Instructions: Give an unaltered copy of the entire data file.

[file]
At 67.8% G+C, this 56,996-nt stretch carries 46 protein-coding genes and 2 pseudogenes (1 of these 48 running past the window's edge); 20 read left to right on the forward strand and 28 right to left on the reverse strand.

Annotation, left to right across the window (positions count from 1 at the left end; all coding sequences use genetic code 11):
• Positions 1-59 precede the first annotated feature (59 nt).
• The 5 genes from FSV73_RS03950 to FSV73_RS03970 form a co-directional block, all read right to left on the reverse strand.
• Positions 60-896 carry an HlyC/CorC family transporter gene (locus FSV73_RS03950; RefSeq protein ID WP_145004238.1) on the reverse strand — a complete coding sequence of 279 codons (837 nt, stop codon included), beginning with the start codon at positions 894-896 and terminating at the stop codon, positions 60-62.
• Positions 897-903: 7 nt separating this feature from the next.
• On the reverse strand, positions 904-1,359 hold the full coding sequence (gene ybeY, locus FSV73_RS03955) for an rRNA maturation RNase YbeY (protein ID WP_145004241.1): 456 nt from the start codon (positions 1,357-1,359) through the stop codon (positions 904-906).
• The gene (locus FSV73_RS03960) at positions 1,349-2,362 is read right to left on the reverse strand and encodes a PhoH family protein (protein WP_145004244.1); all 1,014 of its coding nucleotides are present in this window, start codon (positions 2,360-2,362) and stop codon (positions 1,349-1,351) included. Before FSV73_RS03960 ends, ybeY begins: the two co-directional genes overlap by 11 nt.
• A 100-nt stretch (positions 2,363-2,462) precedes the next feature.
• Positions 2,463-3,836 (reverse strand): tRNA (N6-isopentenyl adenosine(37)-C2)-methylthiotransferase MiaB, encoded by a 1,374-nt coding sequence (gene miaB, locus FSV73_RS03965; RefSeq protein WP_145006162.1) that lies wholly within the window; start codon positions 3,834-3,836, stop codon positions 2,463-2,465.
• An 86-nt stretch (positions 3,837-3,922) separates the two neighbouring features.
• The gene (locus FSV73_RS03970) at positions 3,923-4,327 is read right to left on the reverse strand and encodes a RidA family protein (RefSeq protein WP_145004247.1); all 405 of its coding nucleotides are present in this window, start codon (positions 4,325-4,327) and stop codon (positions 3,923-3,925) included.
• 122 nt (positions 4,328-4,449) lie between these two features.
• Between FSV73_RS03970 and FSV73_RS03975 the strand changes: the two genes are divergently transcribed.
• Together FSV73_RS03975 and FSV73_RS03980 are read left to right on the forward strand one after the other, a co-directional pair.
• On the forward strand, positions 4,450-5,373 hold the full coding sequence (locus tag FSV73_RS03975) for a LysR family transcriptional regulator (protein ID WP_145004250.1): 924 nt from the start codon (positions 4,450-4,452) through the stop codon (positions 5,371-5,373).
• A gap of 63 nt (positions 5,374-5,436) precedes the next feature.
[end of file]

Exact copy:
At 67.8% G+C, this 56,996-nt stretch carries 46 protein-coding genes and 2 pseudogenes (1 of these 48 running past the window's edge); 20 read left to right on the forward strand and 28 right to left on the reverse strand.

Annotation, left to right across the window (positions count from 1 at the left end; all coding sequences use genetic code 11):
• Positions 1-59 precede the first annotated feature (59 nt).
• The 5 genes from FSV73_RS03950 to FSV73_RS03970 form a co-directional block, all read right to left on the reverse strand.
• Positions 60-896 carry an HlyC/CorC family transporter gene (locus FSV73_RS03950; RefSeq protein ID WP_145004238.1) on the reverse strand — a complete coding sequence of 279 codons (837 nt, stop codon included), beginning with the start codon at positions 894-896 and terminating at the stop codon, positions 60-62.
• Positions 897-903: 7 nt separating this feature from the next.
• On the reverse strand, positions 904-1,359 hold the full coding sequence (gene ybeY, locus FSV73_RS03955) for an rRNA maturation RNase YbeY (protein ID WP_145004241.1): 456 nt from the start codon (positions 1,357-1,359) through the stop codon (positions 904-906).
• The gene (locus FSV73_RS03960) at positions 1,349-2,362 is read right to left on the reverse strand and encodes a PhoH family protein (protein WP_145004244.1); all 1,014 of its coding nucleotides are present in this window, start codon (positions 2,360-2,362) and stop codon (positions 1,349-1,351) included. Before FSV73_RS03960 ends, ybeY begins: the two co-directional genes overlap by 11 nt.
• A 100-nt stretch (positions 2,363-2,462) precedes the next feature.
• Positions 2,463-3,836 (reverse strand): tRNA (N6-isopentenyl adenosine(37)-C2)-methylthiotransferase MiaB, encoded by a 1,374-nt coding sequence (gene miaB, locus FSV73_RS03965; RefSeq protein WP_145006162.1) that lies wholly within the window; start codon positions 3,834-3,836, stop codon positions 2,463-2,465.
• An 86-nt stretch (positions 3,837-3,922) separates the two neighbouring features.
• The gene (locus FSV73_RS03970) at positions 3,923-4,327 is read right to left on the reverse strand and encodes a RidA family protein (RefSeq protein WP_145004247.1); all 405 of its coding nucleotides are present in this window, start codon (positions 4,325-4,327) and stop codon (positions 3,923-3,925) included.
• 122 nt (positions 4,328-4,449) lie between these two features.
• Between FSV73_RS03970 and FSV73_RS03975 the strand changes: the two genes are divergently transcribed.
• Together FSV73_RS03975 and FSV73_RS03980 are read left to right on the forward strand one after the other, a co-directional pair.
• On the forward strand, positions 4,450-5,373 hold the full coding sequence (locus tag FSV73_RS03975) for a LysR family transcriptional regulator (protein ID WP_145004250.1): 924 nt from the start codon (positions 4,450-4,452) through the stop codon (positions 5,371-5,373).
• A gap of 63 nt (positions 5,374-5,436) precedes the next feature.